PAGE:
Dame Hilary Mantel, two-time Booker Prize winner and author of the epic Wolf Hall trilogy, has died aged 70.
In a statement, its publisher 4th Estate Books said: “We are heartbroken at the death of our beloved author, Dame Hilary Mantel, and our thoughts are with her friends and family, in particular her husband, Gerald.
“It’s a devastating loss and we can only be grateful that she left us such a magnificent job.”
The Derbyshire-born British writer won the Booker Prize for Wolf Hall and its sequel, Bring Up the Bodies.
The trilogy’s conclusion, Mirror and the Light, was published in 2020. It was an instant number one fiction bestseller and shortlisted for the Booker Prize the same year, winning the Walter Scott Prize for Historical Fiction, which she first won for Wolf. Hall.
The trilogy, which traces the rise and fall of Thomas Cromwell at the court of King Henry VIII, made her an international star.
It has been translated into 41 languages, with sales of over five million worldwide.
The first two books were adapted for the screen and aired on BBC Two in January 2015, with the six-part series to critical acclaim, attracting an average audience of over four million viewers.
Directed by Peter Kosminsky, the series starred Mark Rylance as Thomas Cromwell, Damian Lewis as Henry VIII and Claire Foy as Anne Boleyn.
At the 2016 BAFTA TV, he won Best Drama Series, while Rylance won Best Actor for his performance. At the Golden Globes the same year, it was named Best Miniseries.
Paying tribute, publishers HarperCollins described Dame Hilary as “one of the greatest English novelists of this century”.
“Her beloved works are considered modern classics. She will be sorely missed.”
His writing career spanned decades, from publishing his first novel Every Day Is Mother’s Day in 1985, to becoming a film critic for Spectator magazine in 1987, before regularly winning literary awards for his books.
Nicholas Pearson, former publishing director of 4th Estate and longtime editor of Dame Hilary, has revealed she is working on a new book.
“Just last month, I sat with her on a sunny afternoon in Devon as she talked enthusiastically about the new novel she had embarked on.
“That we no longer have the pleasure of hearing her words is unbearable. What we have is a work that will be read for generations. We must be grateful. I will miss her and my thoughts are with her husband Gerald.”
Harry Potter author JK Rowling shared a tweet from 4th Estate Books announcing Mantel’s death, writing “We’ve lost a genius.”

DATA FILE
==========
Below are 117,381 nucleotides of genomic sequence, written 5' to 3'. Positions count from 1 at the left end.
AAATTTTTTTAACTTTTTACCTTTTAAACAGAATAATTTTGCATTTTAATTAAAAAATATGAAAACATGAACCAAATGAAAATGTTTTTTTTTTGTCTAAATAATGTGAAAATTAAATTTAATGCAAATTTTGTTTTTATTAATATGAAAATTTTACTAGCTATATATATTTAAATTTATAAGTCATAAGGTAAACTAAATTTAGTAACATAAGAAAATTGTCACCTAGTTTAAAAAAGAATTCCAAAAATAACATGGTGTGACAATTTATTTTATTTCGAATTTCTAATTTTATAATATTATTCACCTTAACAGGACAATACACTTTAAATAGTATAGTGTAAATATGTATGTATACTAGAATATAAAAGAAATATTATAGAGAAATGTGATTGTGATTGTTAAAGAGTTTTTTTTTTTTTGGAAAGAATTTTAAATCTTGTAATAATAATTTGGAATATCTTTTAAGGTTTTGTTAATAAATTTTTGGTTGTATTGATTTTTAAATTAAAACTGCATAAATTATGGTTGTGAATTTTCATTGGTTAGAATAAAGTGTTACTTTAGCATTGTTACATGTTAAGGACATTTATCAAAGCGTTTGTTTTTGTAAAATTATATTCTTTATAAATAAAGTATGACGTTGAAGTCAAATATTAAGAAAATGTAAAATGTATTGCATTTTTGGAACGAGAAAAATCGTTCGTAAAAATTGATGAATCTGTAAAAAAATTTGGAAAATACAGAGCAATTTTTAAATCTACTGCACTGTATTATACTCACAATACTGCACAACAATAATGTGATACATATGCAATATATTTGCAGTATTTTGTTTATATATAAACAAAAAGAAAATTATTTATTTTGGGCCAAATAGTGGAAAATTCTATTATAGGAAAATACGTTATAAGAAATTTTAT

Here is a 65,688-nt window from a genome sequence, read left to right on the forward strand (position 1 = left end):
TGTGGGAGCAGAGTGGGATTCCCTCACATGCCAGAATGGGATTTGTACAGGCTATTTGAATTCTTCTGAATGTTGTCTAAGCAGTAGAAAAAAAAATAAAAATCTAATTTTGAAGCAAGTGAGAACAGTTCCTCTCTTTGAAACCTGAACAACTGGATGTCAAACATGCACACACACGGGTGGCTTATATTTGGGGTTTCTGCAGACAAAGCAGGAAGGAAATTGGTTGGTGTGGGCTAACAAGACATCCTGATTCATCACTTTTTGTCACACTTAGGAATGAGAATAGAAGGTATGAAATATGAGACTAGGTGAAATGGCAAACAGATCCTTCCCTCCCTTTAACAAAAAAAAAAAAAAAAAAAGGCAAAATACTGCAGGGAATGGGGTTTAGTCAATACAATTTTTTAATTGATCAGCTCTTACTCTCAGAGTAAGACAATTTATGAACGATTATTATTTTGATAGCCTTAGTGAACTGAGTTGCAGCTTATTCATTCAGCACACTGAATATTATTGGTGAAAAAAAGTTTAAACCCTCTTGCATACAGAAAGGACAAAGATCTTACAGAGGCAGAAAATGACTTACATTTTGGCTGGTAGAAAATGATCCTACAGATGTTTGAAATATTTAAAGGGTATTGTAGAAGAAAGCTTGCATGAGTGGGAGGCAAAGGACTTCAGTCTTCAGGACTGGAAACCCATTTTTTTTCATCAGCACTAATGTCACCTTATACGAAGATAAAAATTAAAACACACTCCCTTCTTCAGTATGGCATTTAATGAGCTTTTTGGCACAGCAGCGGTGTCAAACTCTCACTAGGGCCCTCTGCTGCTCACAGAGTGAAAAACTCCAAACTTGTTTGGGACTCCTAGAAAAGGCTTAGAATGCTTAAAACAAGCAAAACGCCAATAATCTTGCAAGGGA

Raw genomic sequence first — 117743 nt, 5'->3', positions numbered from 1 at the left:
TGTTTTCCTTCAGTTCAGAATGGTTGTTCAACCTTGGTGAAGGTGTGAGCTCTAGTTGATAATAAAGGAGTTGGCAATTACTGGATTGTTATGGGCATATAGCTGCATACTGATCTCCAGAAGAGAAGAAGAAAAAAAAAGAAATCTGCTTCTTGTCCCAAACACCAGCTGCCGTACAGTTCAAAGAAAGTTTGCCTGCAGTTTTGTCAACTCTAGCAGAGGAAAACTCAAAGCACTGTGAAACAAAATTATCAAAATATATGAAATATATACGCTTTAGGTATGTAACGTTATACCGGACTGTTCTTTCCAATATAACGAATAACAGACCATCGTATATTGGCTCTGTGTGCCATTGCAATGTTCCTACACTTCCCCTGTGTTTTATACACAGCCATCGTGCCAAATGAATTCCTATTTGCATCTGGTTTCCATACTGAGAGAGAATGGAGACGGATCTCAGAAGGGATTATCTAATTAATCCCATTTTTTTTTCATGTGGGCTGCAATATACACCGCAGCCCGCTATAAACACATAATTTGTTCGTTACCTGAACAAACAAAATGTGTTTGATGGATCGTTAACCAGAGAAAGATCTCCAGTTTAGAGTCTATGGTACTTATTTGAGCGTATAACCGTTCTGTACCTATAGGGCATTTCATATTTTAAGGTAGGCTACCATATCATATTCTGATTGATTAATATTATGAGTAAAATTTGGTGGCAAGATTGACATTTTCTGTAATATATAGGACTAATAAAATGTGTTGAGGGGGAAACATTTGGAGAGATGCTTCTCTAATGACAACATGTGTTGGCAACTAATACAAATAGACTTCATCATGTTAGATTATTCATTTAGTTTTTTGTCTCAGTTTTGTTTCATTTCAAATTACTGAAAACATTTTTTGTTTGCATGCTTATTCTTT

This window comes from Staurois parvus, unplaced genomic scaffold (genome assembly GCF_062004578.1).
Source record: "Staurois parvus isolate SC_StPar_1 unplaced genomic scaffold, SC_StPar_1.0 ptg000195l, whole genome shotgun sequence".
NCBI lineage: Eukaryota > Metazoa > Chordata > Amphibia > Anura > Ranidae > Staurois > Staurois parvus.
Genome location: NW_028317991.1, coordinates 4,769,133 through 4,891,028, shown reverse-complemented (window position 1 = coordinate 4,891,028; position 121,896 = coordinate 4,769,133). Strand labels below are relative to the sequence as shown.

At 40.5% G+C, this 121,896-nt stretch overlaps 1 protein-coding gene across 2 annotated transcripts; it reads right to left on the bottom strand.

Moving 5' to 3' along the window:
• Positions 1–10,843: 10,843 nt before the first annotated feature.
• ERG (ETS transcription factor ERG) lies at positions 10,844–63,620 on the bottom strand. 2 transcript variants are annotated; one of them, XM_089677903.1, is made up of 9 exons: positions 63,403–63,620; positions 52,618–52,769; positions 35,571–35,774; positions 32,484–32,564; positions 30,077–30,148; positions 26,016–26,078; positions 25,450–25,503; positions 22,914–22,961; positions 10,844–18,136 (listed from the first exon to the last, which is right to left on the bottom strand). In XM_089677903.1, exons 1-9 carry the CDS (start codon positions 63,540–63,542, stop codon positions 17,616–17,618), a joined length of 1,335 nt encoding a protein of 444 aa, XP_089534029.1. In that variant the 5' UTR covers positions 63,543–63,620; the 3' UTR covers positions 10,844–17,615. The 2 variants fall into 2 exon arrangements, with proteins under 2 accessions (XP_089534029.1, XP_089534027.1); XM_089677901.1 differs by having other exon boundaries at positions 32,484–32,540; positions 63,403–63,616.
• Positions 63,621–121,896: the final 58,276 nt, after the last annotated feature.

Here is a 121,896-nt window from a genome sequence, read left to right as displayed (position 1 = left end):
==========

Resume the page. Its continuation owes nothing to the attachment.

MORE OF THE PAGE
When she won her first Booker Prize, Dame Hilary said she would spend the money on “sex, drugs and rock ‘n’ roll”. The second time, she joked about rehab.
She was no stranger to controversy and was outspoken on a number of topics including the monarchy – and Brexit, saying in 2021 she hoped to gain Irish citizenship, leave the country and become “a European again “.
In 2013, she opened up about how Kate Middleton – now Princess of Wales – was being forced to present herself publicly as a personalityless “showcase model”.
The following year, in an interview, she recalled fantasizing about the murder of former British Prime Minister Margaret Thatcher, which she later wrote as a short story.
She was also outspoken in her wish for the UK to become a republic, describing “the howling phenomenon of the monarchy” as “irrational”.
The writer also criticized the Catholic Church in 2012, saying it was no longer “an institution for respectable people”.
The author suffered from a chronic illness throughout her life, having a severe form of endometriosis which took many years to be diagnosed and prevented her from having children.
Bill Hamilton, Dame Hilary’s agent at the AM Heath literary agency, said it had been the “greatest privilege” to work with her throughout her career, adding that she would also be remembered for “its ability to electrify a live audience”.
He said: “Her wit, stylistic audacity, creative ambition and phenomenal historical insight distinguish her as one of the greatest novelists of our time.”
“Hilary’s emails were peppered with good words and jokes as she watched the world with relish and pounced on lazy or absurd and nailed cruelty and prejudice,” he said.
“There was always a slight otherworldly aura around her, as she saw and felt things we ordinary mortals missed, but when she saw the need for a confrontation, she walked away without fear in battle.
“And all of this against the backdrop of chronic health issues, which she dealt with so stoically. We will miss her immeasurably, but as a shining light for writers and readers, she leaves an extraordinary legacy. Our thoughts are with her beloved husband Gerald, family and friends.”